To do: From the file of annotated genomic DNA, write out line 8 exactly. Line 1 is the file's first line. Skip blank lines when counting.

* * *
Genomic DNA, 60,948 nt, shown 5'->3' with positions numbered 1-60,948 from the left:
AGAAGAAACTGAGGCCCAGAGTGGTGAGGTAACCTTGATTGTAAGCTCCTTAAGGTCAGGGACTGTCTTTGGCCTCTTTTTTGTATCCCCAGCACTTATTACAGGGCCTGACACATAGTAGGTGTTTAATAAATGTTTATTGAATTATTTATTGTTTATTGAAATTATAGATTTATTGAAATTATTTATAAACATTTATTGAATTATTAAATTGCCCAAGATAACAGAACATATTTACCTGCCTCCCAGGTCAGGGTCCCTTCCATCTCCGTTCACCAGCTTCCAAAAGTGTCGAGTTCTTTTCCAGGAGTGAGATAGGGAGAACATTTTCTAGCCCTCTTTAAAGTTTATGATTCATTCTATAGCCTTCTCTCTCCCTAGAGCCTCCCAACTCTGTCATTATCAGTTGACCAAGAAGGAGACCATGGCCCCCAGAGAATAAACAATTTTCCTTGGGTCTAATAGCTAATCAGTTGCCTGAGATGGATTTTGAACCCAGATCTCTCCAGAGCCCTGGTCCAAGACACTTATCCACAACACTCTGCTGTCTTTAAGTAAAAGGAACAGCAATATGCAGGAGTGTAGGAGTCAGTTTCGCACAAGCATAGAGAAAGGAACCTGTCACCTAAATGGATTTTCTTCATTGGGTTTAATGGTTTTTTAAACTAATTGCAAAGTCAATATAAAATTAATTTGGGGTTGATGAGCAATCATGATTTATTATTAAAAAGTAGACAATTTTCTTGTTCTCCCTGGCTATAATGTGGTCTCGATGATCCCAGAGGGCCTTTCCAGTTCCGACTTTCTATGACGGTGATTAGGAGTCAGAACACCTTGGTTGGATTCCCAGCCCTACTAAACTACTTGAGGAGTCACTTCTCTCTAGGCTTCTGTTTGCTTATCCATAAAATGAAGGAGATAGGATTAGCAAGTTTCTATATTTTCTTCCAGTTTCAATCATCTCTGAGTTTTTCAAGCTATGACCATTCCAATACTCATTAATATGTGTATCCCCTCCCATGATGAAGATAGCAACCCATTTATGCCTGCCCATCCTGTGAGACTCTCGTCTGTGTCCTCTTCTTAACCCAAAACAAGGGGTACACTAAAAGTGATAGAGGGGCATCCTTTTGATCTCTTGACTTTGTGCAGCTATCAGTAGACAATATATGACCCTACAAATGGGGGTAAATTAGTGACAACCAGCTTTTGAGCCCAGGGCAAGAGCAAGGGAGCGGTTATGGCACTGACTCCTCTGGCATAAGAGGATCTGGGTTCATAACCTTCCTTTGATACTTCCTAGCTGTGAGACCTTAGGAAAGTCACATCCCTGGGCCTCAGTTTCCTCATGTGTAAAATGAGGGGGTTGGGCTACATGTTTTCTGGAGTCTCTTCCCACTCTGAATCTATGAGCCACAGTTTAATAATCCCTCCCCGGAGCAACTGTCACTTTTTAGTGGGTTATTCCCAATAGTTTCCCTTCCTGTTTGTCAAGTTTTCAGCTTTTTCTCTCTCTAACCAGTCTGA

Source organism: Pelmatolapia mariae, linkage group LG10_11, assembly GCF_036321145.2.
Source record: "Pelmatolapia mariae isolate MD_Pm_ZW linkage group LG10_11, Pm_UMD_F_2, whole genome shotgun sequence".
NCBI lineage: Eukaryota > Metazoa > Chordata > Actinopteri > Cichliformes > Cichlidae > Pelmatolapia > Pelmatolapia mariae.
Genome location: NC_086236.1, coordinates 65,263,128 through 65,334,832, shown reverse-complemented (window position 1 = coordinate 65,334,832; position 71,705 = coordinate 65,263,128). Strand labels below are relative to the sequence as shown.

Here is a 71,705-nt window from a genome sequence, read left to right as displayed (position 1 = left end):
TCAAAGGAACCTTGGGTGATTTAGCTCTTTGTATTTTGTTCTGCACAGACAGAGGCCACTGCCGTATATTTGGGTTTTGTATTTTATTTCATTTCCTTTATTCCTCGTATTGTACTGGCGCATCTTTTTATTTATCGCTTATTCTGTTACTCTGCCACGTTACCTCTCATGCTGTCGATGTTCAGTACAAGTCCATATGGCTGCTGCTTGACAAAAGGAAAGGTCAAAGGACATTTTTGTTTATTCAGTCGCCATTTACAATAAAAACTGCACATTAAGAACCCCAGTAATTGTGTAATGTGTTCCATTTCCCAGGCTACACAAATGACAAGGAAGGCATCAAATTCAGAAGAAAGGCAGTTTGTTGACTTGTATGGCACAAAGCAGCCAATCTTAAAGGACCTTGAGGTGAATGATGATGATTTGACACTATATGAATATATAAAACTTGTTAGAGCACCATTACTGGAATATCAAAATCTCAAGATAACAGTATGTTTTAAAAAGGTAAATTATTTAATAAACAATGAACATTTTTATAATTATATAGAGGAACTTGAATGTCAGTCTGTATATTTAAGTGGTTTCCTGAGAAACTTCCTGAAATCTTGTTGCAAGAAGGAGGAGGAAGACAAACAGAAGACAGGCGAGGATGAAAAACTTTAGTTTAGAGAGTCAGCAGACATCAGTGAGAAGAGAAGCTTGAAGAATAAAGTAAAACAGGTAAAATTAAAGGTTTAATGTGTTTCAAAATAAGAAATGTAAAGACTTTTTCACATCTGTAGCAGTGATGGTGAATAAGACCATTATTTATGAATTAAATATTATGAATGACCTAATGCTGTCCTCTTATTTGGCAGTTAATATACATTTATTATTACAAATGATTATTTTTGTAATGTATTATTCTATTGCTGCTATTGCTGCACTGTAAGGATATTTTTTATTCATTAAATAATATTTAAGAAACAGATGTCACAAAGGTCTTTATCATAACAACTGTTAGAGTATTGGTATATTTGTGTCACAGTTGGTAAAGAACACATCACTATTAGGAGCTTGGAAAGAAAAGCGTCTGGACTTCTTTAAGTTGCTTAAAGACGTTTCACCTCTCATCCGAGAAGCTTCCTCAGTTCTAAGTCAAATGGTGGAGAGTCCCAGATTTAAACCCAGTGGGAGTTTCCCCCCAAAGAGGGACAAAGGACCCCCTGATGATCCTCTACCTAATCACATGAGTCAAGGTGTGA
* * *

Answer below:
TCAAAGGAACCTTGGGTGATTTAGCTCTTTGTATTTTGTTCTGCACAGACAGAGGCCACTGCCGTATATTTGGGTTTTGTATTTTATTTCATTTCCTTTATTCCTCGTATTGTACTGGCGCATCTTTTTATTTATCGCTTATTCTGTTACTCTGCCACGTTACCTCTCATGCTGTCGATGTTCAGTACAAGTCCATATGGCTGCTGCTTGACAAAAGGAAAGGTCAAAGGACATTTTTGTTTATTCAGTCGCCATTTACAATAAAAACTGCACATTAAGAACCCCAGTAATTGTGTAATGTGTTCCATTTCCCAGGCTACACAAATGACAAGGAAGGCATCAAATTCAGAAGAAAGGCAGTTTGTTGACTTGTATGGCACAAAGCAGCCAATCTTAAAGGACCTTGAGGTGAATGATGATGATTTGACACTATATGAATATATAAAACTTGTTAGAGCACCATTACTGGAATATCAAAATCTCAAGATAACAGTATGTTTTAAAAAGGTAAATTATTTAATAAACAATGAACATTTTTATAATTATATAGAGGAACTTGAATGTCAGTCTGTATATTTAAGTGGTTTCCTGAGAAACTTCCTGAAATCTTGTTGCAAGAAGGAGGAGGAAGACAAACAGAAGACAGGCGAGGATGAAAAACTTTAGTTTAGAGAGTCAGCAGACATCAGTGAGAAGAGAAGCTTGAAGAATAAAGTAAAACAGGTAAAATTAAAGGTTTAATGTGTTTCAAAATAAGAAATGTAAAGACTTTTTCACATCTGTAGCAGTGATGGTGAATAAGACCATTATTTATGAATTAAATATTATGAATGACCTAATGCTGTCCTCTTATTTGGCAGTTAATATACATTTATTATTACAAATGATTATTTTTGTAATGTATTATTCTATTGCTGCTATTGCTGCACTGTAAGGATATTTTTTATTCATTAAATAATATTTAAGAAACAGATGTCACAAAGGTCTTTATCATAACAACTGTTAGAGTATTGGTATATTTGTGTCACAGTTGGTAAAGAACACATCACTATTAGGAGCTTGGAAAGAAAAGCGTCTGGACTTCTTTAAGTTGCTTAAAGACGTTTCACCTCTCATCCGAGAAGCTTCCTCAGTTCTAAGTCAAATGGTGGAGAGTCCCAGATTTAAACCCAGTGGGAGTTTCCCCCCAAAGAGGGACAAAGGACCCCCTGATGATCCTCTACCTAATCACATGAGTCAAGGTGTGA